REST Adapter for DataMapper
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README.rdoc

dm-rest-adapter

A DataMapper adapter for REST Web Services

Usage

DataMapper REST Adapter provides a way to fetch and update resources from the web using the same DataMapper Resource classes you use when working with a database, or other type of repository. The only difference is that you will use the REST Adapter on your REST Resources.

The provided formats are XML and JSON.

For example, using the default configuration, a resource at “/posts/1.xml” can be fetched simply by using:

post = Post.get(1) # => GET /posts/1.xml
post.title         # => "A RESTful resource"

post.title = "A new title"
post.save          # => PUT /posts/1.xml

If the resource does not exist, nil is returned, or if you used #get! DataMapper::ObjectNotFoundError is raised.

The following is an example of a Post model using XML, where the host settings simply point to localhost. In addition I have included a basic auth login which will be used if your REST service requires authentication:

DataMapper.setup(:default, {
  :adapter  => 'rest',
  :format   => 'xml',
  :scheme   => 'https',
  :host     => 'localhost',
  :port     => 4000,
  :login    => 'user',
  :password => 'verys3crit'
})

Note that :scheme and :port are optional.

class Post
  include DataMapper::Resource

  property :id,    Serial
  property :title, String
  property :body,  Text
end

If you notice this looks exactly like a normal DataMapper model. Every property you define will map itself with the XML returned or sent from/to the service.

Code

Now for some code examples. DataMapper REST Adapter uses the same methods as DataMapper, including during creation. You can still add validations and all the usual DataMapper niceties to your models.

Post.first
# => returns the object from the resource

Post.get(1)
# => returns the object from the resource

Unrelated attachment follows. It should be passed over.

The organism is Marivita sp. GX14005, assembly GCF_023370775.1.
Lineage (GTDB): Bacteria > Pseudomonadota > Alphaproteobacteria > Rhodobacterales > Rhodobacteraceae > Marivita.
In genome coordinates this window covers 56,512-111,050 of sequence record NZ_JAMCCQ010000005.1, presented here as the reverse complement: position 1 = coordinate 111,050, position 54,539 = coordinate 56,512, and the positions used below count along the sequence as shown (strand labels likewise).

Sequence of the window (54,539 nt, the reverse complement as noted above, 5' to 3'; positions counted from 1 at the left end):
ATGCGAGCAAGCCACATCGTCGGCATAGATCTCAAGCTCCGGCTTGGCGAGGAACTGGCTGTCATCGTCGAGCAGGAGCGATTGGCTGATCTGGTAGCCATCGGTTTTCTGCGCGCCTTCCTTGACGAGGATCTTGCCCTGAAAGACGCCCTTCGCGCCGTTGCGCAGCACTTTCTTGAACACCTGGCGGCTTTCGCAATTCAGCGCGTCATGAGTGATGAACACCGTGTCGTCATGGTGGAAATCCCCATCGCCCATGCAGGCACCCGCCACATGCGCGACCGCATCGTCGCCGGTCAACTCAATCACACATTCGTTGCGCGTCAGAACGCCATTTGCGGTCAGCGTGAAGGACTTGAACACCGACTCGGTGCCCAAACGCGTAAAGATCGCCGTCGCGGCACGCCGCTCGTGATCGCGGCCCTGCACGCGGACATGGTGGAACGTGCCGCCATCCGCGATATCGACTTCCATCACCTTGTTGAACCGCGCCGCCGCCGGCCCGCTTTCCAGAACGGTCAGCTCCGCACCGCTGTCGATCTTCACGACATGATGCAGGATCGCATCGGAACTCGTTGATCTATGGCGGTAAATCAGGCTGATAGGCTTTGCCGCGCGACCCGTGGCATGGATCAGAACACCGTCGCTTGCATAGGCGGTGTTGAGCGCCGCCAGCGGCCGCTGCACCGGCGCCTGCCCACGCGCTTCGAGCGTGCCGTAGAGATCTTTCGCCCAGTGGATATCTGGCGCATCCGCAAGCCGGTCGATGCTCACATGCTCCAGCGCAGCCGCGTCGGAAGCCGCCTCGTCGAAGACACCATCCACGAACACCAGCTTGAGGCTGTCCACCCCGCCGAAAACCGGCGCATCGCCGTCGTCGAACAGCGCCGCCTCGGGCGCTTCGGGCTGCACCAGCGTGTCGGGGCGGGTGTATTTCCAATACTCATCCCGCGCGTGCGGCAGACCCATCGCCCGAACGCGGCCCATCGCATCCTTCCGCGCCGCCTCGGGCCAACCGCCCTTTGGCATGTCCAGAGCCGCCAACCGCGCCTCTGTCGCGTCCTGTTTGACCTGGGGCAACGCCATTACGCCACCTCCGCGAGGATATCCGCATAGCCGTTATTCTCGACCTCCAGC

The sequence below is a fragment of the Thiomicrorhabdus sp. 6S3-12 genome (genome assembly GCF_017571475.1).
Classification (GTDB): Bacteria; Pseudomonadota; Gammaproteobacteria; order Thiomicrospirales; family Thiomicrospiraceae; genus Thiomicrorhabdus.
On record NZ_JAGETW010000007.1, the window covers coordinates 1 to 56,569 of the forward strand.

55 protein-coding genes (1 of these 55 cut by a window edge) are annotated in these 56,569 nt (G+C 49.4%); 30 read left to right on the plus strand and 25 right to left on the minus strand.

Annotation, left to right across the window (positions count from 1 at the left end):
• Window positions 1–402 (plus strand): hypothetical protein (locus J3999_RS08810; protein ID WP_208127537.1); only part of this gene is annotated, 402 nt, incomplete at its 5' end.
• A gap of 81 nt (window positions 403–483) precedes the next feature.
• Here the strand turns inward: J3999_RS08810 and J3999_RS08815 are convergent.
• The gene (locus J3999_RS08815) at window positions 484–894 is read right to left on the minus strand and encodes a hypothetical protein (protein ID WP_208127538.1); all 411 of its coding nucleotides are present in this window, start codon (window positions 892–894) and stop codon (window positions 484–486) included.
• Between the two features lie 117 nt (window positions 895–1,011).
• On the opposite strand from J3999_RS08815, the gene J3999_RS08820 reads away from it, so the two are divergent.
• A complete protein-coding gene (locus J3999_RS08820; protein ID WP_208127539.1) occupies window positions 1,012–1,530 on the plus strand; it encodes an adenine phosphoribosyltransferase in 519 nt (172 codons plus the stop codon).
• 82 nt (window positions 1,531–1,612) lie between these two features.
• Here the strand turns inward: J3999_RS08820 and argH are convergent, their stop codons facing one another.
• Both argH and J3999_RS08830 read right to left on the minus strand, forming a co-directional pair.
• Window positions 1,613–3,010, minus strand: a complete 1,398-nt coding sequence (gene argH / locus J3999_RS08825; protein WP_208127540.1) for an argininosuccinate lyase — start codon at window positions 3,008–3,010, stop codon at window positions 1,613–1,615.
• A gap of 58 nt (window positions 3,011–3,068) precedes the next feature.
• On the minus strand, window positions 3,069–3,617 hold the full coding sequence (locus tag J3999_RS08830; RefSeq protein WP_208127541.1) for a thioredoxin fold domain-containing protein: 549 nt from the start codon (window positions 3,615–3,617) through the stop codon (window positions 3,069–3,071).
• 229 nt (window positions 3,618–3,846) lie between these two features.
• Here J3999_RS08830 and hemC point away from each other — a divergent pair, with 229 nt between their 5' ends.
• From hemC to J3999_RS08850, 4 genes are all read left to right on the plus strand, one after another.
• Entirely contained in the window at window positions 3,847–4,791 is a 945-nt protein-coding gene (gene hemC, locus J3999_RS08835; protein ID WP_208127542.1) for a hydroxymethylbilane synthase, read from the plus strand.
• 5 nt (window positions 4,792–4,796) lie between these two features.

p = Post.new(
  :title => "My awesome blog post",
  :body  => "I really have nothing to say..."
)

p.save
# => saves the resource on the remote

p.comments
# => fetches post comments from the remote

p.comments.get(7)
# => fetches comment ID 7 from the remote

Post.all(:category => "datamapper", :limit => 2)
# => fetches the first two posts whose 'category' is "datamapper"

Additional Configuration

You can specify a non-standard extension (i.e. something other than “.json” or “.xml”) by passing the :extension option when setting up the connection.

DataMapper.setup(:default, {
  :adapter   => 'rest',
  :format    => 'xml',
  :extension => 'anything',
  ...
})

If your URLs have no extension on them, just pass an empty string, or nil.

If your Resources map to a different path than the name of the model itself, you can specify the path fragment with #storage_names as with other adapters:

class Post
  include DataMapper::Resource

  storage_names[:default] = 'blog-posts'

  ...
end

Post.get(1)  #=> GET /blog-posts/1.json

Likewise, if the fields in the XML/JSON are not the same as the attributes in your model, you can specify them with the :field option on your properties:

class Post
  include DataMapper::Resource

  property :id,  Serial,  :field => 'post_id'
end

Nested Resources

DataMapper REST Adapter has support for nested URL structures, where child relationships may be found nested under their parents in the URL. Take for example, fetching the comments from a Post: